Opioid addictions can be devastating. Many people struggle to kick their opioid habit but cannot do so due to devastating withdrawal effects. As a result, medications are often used to assist in the detox and recovery process. Although methadone was once the main medication used for opioid dependence, Suboxone is gaining popularity rapidly. What is the difference between methadone and Suboxone? Is one of these a better choice?
What Are the Differences Between Methadone and Suboxone
Methadone is an opioid, with all of the risks and effects of this class. It is used in recovery because it has a very long half life. People who formerly abused opioids can take a single daily methadone dose to stabilize themselves. Hypothetically, this should allow them to work on the psychology underlying their addiction before going through physical withdrawal and cravings.
Once they quit methadone, however, they will have to go through a physical withdrawal. Because methadone is highly addictive, people who use it have to go to a special methadone clinic every day where they are given a single daily dose of this medication. They cannot miss even a single day or they will go into withdrawal.
Suboxone is a newer class of medication, used since 2002. It is not an opioid but rather a partial opioid agonist. This means it binds to the same receptors as opioids but has slightly different effects. It does not produce as much as a high and has far fewer side effects. It also is easier to taper off of, with fewer withdrawals. Most people do not notice any side effects and are able to begin rebuilding their lives without a hindrance. Suboxone also has far lower abuse potential because it can cause withdrawals in people who use it with other opioids such as heroin or oxycodone.
Because Suboxone is a different class of drug than opioids such as methadone, it can be used in different ways. It has lower abuse potential, so people who use this medication do not have to go to daily clinics to receive it. It also is easier to taper off of and has less potential for overdose.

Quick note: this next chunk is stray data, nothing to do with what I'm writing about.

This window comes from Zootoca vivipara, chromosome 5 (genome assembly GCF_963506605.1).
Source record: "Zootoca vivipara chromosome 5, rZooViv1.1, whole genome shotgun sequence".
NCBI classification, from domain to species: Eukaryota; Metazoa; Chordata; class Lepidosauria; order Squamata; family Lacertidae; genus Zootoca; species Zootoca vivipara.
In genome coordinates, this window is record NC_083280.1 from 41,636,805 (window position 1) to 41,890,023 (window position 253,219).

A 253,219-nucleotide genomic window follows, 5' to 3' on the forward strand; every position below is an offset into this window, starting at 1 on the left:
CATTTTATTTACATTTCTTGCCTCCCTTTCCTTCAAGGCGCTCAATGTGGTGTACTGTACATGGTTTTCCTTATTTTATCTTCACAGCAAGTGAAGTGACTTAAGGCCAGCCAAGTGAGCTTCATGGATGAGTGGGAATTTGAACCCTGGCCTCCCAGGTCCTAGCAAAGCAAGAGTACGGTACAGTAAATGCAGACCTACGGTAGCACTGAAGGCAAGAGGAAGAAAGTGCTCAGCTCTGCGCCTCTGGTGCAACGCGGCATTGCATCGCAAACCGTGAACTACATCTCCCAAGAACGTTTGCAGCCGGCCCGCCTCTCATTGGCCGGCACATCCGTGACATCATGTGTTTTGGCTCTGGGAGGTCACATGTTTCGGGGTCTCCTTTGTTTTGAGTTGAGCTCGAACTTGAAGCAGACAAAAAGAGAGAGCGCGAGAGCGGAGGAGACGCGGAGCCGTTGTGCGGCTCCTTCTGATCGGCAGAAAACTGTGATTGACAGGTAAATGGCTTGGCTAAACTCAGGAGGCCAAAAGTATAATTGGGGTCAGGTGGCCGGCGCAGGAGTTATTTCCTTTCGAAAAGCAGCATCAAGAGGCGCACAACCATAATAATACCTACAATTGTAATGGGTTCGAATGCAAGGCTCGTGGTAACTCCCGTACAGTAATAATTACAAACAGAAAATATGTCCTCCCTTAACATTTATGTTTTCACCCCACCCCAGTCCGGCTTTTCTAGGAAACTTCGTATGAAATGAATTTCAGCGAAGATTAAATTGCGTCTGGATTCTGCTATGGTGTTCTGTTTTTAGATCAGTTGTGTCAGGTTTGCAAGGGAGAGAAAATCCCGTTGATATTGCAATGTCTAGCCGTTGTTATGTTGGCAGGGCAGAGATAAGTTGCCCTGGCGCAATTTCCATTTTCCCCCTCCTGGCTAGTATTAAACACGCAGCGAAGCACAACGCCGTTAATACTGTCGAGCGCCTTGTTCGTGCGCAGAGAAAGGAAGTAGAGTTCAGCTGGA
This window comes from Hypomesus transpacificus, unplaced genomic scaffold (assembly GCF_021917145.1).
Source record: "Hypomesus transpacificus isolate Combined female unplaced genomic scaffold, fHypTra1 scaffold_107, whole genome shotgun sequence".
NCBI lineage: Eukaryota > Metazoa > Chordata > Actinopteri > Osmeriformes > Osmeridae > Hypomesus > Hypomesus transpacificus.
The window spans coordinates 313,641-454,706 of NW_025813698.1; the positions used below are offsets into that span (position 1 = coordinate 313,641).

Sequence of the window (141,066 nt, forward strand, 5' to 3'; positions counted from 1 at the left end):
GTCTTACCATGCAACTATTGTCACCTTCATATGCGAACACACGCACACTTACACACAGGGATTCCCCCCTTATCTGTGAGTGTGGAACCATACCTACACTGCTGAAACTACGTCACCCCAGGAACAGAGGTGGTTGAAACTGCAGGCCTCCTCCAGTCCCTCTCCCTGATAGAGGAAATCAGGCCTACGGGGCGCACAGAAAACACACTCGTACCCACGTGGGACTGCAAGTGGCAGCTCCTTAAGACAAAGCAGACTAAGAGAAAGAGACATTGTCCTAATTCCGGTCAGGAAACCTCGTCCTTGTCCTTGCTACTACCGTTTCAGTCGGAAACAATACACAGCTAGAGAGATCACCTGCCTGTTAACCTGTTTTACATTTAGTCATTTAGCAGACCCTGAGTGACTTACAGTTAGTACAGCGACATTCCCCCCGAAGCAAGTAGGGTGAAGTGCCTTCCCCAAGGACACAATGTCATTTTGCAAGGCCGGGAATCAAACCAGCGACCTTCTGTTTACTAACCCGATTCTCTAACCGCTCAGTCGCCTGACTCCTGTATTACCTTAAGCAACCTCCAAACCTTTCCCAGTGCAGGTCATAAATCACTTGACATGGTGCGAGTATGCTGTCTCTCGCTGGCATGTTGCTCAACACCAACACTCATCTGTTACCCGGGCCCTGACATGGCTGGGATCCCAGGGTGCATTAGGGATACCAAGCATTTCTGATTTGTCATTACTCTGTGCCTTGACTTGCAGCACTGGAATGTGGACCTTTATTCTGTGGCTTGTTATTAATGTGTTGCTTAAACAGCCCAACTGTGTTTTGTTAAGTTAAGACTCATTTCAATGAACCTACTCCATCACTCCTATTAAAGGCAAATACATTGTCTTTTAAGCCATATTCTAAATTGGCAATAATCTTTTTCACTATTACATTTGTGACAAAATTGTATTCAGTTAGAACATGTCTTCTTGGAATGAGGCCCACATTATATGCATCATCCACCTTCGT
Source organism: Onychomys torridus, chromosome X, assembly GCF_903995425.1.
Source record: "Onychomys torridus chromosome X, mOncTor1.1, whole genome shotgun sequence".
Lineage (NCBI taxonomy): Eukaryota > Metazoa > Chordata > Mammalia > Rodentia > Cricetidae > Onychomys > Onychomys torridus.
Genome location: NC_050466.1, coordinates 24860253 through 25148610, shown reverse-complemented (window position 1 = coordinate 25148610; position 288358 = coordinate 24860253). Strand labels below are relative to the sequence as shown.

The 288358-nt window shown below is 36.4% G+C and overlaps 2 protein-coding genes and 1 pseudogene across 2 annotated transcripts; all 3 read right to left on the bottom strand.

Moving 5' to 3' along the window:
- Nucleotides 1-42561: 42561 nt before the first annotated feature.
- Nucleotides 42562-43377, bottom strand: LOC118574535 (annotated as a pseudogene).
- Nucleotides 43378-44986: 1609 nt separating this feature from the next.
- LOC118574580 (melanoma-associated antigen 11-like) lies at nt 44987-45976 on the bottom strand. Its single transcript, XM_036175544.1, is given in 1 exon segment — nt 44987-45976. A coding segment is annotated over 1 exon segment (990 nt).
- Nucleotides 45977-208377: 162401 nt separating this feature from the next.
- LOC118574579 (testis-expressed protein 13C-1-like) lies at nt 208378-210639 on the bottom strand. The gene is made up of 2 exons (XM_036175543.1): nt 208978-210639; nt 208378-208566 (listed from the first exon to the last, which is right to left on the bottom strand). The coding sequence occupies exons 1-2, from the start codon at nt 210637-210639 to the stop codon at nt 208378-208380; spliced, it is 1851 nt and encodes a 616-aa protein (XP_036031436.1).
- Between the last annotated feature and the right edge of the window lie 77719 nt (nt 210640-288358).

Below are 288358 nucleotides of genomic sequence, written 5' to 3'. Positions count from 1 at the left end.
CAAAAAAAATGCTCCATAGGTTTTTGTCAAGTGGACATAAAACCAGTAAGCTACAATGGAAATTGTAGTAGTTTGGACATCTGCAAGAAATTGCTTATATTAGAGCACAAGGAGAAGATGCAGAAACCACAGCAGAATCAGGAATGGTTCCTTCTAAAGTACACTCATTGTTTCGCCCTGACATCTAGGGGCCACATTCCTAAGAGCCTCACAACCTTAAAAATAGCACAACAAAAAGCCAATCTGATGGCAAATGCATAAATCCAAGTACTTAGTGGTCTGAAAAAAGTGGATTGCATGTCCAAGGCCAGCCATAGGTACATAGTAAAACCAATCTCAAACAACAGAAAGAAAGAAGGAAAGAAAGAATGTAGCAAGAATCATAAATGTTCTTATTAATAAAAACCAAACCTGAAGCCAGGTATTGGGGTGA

Methadone and Medication Assisted Recovery
Methadone has helped many people to address an opioid or heroin addiction, but it has significant drawbacks. These can actually be a detriment to people who are trying to recover from an addiction as they make it difficult to achieve good health, education, work success, and relationship building. These negative effects include:
- High risk of overdose; in fact, methadone is one of the most likely opioids to cause this
- Need to get medication from a daily clinic, which can interfere with work, vacation, and other activities
- Commonly tested for in work-related drug screenings, which can mean that users often cannot find or keep employment
- Highly addictive, with serious withdrawal symptoms if stopped abruptly
- Difficult to taper down, with many people feeling withdrawal and cravings throughout the entire process
- Not legal in some states due to abuse and overdose potential
- Sedation and daytime sleepiness
- Inability to drive or use heavy machinery while taking the medication
- Users often feel that they have “traded addictions” rather than completely recovering
- Same physical side effects as other opioids, including constipation and cognitive changes
The daily clinic needed to get methadone is a huge barrier to recovery for many people. They have to plan their lives around their addiction. This makes it difficult to proceed with recovery. People have to interact with other users in an uncontrolled environment for months or years, which can be a challenge as well. In addition, many people using methadone will feel somewhat intoxicated while taking it, making it difficult to deal with recovery and to get back into the swing of a sober life.
These drawbacks are a significant barrier to many people who are trying to recover from an addiction, which is exactly why Suboxone was developed. Suboxone has the same benefits of methadone without many of the drawbacks.
Benefits of Suboxone Therapy
Suboxone’s unique pharmaceutical qualities are the reason it has been shown to be extremely helpful in recovery from opioid addiction. It binds tightly to opioid receptors, preventing other drugs from having an effect. Thus, people who relapse while taking Suboxone will not get the high that they were craving. This can prevent huge setbacks. For this reason, it is not as valuable as a street drug and can be prescribed at a monthly clinic visit rather than a daily one.
Having a monthly clinic visit rather than a daily one allows people to work full time jobs, go on trips and vacations, and begin to rebuild a sober life. Because most drug screenings do not test for Suboxone, many people are able to successfully participate in jobs and school programs discretely.
Suboxone also has a different side effect profile than methadone, including:
- Easier to taper off
- Very little intoxication, with many users reporting feeling as good as they did before they ever began using
- More gentle withdrawal due to a longer half-life
- Very little potential for withdrawal
- No slurred speech or cognitive effects
- Less daytime withdrawal
- No constipation, bloating, and other gastrointestinal effects common with methadone
Choosing recovery is a life-changing decision. In many cases, medications can make this process easier and increase your chance of success. If you are interested in using medications such as Suboxone to recover from an addiction, it is important to talk to a professional about the best path forward. Our counselors are available 24 hours a day at 877-978-3148 to help you make the right choices for a bright an sober future.